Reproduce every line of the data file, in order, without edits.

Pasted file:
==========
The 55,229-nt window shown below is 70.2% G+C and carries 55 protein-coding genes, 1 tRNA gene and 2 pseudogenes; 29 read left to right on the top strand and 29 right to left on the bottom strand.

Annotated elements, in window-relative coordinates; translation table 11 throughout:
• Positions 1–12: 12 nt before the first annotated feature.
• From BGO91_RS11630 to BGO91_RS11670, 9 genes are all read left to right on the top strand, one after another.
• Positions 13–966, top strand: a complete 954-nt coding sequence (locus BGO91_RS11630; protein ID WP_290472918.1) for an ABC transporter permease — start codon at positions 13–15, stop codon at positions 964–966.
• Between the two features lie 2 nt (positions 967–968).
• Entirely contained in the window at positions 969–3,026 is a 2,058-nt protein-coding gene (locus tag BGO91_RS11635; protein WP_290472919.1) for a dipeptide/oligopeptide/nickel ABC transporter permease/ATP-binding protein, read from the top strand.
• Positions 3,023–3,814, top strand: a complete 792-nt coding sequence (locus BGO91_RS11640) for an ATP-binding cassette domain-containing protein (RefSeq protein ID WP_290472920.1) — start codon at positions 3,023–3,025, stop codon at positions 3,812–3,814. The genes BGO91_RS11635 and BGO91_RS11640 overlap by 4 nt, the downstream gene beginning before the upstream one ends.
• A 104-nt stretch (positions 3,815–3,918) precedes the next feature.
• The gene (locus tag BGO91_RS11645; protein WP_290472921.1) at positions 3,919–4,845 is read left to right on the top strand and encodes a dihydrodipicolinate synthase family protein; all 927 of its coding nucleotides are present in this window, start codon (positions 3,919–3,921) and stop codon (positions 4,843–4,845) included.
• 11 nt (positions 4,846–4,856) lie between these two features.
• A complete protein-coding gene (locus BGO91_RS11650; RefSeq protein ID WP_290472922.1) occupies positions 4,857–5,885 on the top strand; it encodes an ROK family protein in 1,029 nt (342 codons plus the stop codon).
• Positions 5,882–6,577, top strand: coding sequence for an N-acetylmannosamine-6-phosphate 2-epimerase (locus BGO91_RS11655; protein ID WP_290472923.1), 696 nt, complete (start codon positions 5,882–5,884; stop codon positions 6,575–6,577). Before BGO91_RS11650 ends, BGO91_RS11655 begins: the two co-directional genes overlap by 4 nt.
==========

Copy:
The 55,229-nt window shown below is 70.2% G+C and carries 55 protein-coding genes, 1 tRNA gene and 2 pseudogenes; 29 read left to right on the top strand and 29 right to left on the bottom strand.

Annotated elements, in window-relative coordinates; translation table 11 throughout:
• Positions 1–12: 12 nt before the first annotated feature.
• From BGO91_RS11630 to BGO91_RS11670, 9 genes are all read left to right on the top strand, one after another.
• Positions 13–966, top strand: a complete 954-nt coding sequence (locus BGO91_RS11630; protein ID WP_290472918.1) for an ABC transporter permease — start codon at positions 13–15, stop codon at positions 964–966.
• Between the two features lie 2 nt (positions 967–968).
• Entirely contained in the window at positions 969–3,026 is a 2,058-nt protein-coding gene (locus tag BGO91_RS11635; protein WP_290472919.1) for a dipeptide/oligopeptide/nickel ABC transporter permease/ATP-binding protein, read from the top strand.
• Positions 3,023–3,814, top strand: a complete 792-nt coding sequence (locus BGO91_RS11640) for an ATP-binding cassette domain-containing protein (RefSeq protein ID WP_290472920.1) — start codon at positions 3,023–3,025, stop codon at positions 3,812–3,814. The genes BGO91_RS11635 and BGO91_RS11640 overlap by 4 nt, the downstream gene beginning before the upstream one ends.
• A 104-nt stretch (positions 3,815–3,918) precedes the next feature.
• The gene (locus tag BGO91_RS11645; protein WP_290472921.1) at positions 3,919–4,845 is read left to right on the top strand and encodes a dihydrodipicolinate synthase family protein; all 927 of its coding nucleotides are present in this window, start codon (positions 3,919–3,921) and stop codon (positions 4,843–4,845) included.
• 11 nt (positions 4,846–4,856) lie between these two features.
• A complete protein-coding gene (locus BGO91_RS11650; RefSeq protein ID WP_290472922.1) occupies positions 4,857–5,885 on the top strand; it encodes an ROK family protein in 1,029 nt (342 codons plus the stop codon).
• Positions 5,882–6,577, top strand: coding sequence for an N-acetylmannosamine-6-phosphate 2-epimerase (locus BGO91_RS11655; protein ID WP_290472923.1), 696 nt, complete (start codon positions 5,882–5,884; stop codon positions 6,575–6,577). Before BGO91_RS11650 ends, BGO91_RS11655 begins: the two co-directional genes overlap by 4 nt.